A study led by RWJF Nurse Faculty Scholar Lusine Poghosyan, PhD, RN, looks at how Nurse Practitioners (NPs) rate their work environments. It finds that those working in Massachusetts fared better that those working in New York on every topic in the survey: support and resources, relations with physicians, relations with administration, visibility and comprehension of their role, and independence of practice. The survey also found that NPs working in community health clinics and physicians’ offices rated their work experiences better than NPs working in hospital-affiliated clinics. Poghosyan told Science Codex the findings suggest “the practice environment for NPs in New York can improve once the state’s NP Modernization Act,” which will expand NPs’ scope of practice, takes effect.

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Jul 23 2014
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Facebook: Friend or Foe?

Linda Charmaraman is a research scientist at the Wellesley Centers for Women at Wellesley College and a former National Institute of Child Health and Human Development postdoctoral scholar. She is a Robert Wood Johnson Foundation (RWJF) New Connections grantee, examining the potential of social media networks to promote resiliency in vulnerable populations.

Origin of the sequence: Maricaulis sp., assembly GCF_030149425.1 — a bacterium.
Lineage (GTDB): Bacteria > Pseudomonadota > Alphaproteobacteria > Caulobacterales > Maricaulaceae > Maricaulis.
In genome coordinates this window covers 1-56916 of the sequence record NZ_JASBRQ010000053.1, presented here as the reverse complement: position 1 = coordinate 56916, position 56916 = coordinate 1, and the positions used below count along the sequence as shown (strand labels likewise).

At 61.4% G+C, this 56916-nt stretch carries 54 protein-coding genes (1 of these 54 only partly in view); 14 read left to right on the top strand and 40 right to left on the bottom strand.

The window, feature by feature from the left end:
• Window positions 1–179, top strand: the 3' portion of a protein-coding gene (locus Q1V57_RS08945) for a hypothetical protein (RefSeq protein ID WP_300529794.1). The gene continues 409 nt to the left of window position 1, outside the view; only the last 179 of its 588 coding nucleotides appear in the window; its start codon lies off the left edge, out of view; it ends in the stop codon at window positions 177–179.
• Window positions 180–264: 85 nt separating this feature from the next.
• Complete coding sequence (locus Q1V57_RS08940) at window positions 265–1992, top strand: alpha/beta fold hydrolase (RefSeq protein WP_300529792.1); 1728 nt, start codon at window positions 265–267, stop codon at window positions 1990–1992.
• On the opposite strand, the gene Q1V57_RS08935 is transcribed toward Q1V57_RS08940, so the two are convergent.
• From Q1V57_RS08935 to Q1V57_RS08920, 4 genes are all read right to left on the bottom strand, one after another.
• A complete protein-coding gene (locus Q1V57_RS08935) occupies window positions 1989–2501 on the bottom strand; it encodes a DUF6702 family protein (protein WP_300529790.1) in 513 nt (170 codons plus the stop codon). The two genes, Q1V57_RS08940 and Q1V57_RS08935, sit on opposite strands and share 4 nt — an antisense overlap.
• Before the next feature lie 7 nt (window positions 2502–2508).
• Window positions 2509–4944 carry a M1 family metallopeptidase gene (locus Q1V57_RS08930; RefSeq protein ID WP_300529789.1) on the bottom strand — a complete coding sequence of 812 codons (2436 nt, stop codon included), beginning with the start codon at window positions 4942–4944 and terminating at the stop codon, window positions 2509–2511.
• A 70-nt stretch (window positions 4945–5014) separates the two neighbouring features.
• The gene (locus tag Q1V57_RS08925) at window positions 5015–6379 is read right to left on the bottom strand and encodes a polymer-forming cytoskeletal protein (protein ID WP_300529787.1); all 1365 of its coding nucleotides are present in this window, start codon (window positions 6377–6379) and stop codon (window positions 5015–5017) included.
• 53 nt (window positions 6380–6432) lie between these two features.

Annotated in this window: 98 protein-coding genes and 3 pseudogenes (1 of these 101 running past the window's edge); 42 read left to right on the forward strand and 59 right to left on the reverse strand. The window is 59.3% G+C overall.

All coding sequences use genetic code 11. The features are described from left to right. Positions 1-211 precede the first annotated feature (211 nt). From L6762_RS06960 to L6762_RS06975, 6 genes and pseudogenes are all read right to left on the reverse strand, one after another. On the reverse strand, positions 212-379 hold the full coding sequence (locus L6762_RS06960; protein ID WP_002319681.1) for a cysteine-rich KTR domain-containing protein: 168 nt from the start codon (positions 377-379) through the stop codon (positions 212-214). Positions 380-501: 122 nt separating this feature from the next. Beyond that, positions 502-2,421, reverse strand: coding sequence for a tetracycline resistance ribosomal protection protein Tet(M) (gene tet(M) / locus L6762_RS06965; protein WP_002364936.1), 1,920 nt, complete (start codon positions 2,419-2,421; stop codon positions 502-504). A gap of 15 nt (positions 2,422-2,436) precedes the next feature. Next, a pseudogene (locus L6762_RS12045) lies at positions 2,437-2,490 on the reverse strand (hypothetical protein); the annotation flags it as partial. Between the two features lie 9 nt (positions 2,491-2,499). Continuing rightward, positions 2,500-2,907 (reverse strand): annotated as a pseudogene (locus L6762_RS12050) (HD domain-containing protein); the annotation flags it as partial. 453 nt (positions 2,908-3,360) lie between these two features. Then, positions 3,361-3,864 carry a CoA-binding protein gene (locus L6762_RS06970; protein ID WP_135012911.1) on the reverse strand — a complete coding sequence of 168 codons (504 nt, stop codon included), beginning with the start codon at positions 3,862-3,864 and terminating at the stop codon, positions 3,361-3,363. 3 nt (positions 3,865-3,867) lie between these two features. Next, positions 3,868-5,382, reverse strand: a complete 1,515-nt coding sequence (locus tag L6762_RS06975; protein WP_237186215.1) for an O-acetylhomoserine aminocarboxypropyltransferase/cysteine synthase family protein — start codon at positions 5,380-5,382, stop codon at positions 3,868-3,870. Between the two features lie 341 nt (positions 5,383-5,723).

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If you were stressed out and wanted to vent to your friends about it, how would you let them know? Would you pick up the phone and talk, or text? Would you set up time to grab coffee or go for a brisk walk? Or would you post to Facebook why your day just couldn’t get any worse?

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As I logged into the recent RWJF/NPR/Harvard School of Public Health-sponsored Stress in America discussion, I identified with the panelists who were dispelling stereotypes about “highly stressed” individuals being high-level executives or those at the top of the ladder. Instead of finding work-related stress as a top concern, as is often played out in the media and popular culture, the researchers were finding that individuals with health concerns, people with disabilities, and low-income individuals were experiencing the highest levels of stress. The panelists talked about the importance of qualities like resiliency and the ability to turn multiple, competing stressors into productive challenges to overcome, and the integral role of communities in shaping, buffering, and/or exacerbating stress.

We often consider our communities as living, working, playing in close physical proximity. But what about the online spaces? What about our opt-in networked friendship circles ... our cyber-audience who sign up to read our posts with mundane observations, proud revelations, and the occasional embarrassing photos?